6.08 / July 2011

The Vampire Tries at Last to Read Twilight on a Cross-Country Flight

First: a continent of rain. Clouds bruise belly of shimmying jet. Knuckles whiten. Words blur, focus impossible. Every story gets it wrong about you: there’s little shame in fear of dying. It’s the living that slices and crawls and undoes. The couple across the aisle battle The New York Times crossword. This is not a project two people should do together, at least not out loud – innermost uncertainties air, facts almost remembered from sixth grade. “An emu is a bird?” “Could that be ‘melee’? Scene of a great disturbance?” “No I think it’s ‘squall.”’ Two hours in and they’ve filled in less than a third of the puzzle. “What could ‘feverish’ be if there’s a B here and an I there?” Who are these people? How did they end up together? What draws them to each other, to word games they have no talent for? Was it sex? The taste of blood? This book, this sealed air, this eternal headache. The plane ratchets from side to side. Pulses quicken, backs straighten. Whisper: Burning, my darlings, burning.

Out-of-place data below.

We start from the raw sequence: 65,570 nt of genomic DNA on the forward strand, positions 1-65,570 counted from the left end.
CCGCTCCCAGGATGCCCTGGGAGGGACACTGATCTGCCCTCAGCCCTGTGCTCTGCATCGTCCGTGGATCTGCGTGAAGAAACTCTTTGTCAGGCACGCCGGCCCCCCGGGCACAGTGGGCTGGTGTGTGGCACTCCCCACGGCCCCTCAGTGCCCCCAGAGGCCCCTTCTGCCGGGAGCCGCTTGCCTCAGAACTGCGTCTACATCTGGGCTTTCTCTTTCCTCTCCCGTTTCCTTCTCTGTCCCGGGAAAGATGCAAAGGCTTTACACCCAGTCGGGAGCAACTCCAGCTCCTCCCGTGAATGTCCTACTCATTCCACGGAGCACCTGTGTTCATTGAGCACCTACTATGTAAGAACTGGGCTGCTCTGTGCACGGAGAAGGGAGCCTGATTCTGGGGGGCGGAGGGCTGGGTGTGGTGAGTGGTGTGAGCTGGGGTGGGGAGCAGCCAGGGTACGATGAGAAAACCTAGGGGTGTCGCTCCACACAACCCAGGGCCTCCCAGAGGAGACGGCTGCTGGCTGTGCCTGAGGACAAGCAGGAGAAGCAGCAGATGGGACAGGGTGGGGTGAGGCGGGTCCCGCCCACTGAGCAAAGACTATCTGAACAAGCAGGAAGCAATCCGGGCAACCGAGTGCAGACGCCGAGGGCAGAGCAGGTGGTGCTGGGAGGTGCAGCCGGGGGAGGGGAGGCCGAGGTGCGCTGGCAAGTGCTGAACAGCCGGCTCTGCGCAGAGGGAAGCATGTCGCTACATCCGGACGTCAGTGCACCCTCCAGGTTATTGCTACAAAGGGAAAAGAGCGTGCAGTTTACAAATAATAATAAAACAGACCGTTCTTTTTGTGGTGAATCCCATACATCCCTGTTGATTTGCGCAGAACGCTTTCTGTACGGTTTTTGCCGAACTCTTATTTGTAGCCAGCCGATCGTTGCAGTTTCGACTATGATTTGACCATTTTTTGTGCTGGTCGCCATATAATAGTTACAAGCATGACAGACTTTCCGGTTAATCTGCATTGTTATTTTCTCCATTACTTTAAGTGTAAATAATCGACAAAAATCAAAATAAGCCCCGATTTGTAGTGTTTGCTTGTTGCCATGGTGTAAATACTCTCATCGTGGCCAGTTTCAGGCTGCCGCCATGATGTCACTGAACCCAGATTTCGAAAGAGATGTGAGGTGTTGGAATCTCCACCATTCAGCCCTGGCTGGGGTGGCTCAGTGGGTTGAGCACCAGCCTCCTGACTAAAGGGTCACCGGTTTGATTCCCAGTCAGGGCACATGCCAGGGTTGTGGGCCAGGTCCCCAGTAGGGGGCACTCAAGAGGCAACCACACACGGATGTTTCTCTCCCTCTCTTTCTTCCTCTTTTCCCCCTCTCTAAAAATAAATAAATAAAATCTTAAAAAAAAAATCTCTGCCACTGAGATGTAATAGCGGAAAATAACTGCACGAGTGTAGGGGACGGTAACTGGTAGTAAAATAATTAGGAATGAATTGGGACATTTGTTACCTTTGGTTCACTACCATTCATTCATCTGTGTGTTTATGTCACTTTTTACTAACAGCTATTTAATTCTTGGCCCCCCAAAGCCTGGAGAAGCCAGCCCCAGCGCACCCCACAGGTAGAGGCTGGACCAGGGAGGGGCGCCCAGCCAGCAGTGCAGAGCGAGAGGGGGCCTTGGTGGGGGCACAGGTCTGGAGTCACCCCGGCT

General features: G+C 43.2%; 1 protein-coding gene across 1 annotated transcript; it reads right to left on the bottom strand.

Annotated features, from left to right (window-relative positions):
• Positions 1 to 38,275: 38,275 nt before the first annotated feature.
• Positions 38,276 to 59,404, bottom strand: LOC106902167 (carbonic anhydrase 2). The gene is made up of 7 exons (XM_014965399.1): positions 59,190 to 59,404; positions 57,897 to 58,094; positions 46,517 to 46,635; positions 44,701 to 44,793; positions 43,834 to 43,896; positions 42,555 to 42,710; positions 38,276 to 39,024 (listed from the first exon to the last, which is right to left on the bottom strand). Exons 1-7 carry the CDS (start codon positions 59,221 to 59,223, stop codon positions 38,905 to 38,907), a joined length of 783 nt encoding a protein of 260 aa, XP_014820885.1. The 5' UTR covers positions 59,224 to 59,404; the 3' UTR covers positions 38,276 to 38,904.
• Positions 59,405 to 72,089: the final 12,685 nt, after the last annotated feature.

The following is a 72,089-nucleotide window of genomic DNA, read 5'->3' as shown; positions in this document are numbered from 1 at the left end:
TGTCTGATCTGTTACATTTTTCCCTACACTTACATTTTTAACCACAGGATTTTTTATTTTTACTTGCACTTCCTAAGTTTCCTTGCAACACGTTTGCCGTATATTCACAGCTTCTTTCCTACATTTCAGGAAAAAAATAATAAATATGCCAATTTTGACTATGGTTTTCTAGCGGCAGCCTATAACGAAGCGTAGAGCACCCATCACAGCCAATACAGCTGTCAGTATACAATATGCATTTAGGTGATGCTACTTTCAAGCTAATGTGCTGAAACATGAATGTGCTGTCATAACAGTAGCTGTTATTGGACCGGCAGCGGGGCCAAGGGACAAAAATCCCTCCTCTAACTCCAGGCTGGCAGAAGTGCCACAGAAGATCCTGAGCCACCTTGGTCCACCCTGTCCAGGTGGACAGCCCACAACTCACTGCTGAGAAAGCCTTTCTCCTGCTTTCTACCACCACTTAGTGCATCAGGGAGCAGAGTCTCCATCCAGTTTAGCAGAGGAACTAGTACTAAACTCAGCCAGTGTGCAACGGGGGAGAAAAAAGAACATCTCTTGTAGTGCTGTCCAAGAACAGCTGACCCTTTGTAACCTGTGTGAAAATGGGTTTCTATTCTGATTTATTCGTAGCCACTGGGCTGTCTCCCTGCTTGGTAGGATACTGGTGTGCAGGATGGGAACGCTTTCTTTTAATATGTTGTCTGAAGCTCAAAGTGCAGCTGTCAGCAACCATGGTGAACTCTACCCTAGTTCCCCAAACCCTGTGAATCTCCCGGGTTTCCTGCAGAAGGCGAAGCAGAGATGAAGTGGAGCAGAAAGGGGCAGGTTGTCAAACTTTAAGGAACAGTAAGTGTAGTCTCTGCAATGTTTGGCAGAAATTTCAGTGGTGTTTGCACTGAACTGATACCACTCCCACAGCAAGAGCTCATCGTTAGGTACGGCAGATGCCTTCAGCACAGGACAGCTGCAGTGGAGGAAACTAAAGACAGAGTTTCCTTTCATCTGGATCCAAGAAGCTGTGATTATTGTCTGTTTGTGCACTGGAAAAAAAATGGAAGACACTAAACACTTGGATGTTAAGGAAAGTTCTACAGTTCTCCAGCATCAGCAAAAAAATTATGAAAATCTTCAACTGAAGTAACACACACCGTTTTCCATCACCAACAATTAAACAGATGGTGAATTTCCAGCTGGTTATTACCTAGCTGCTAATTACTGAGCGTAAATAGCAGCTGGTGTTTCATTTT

Amorak Huey is a recovering newspaper journalist who teaches creative and professional writing at Grand Valley State University in Michigan. His poems have appeared in The Southern Review, Contrary, Linebreak, Rattle and other journals. He can be found online at www.amorakhuey.net.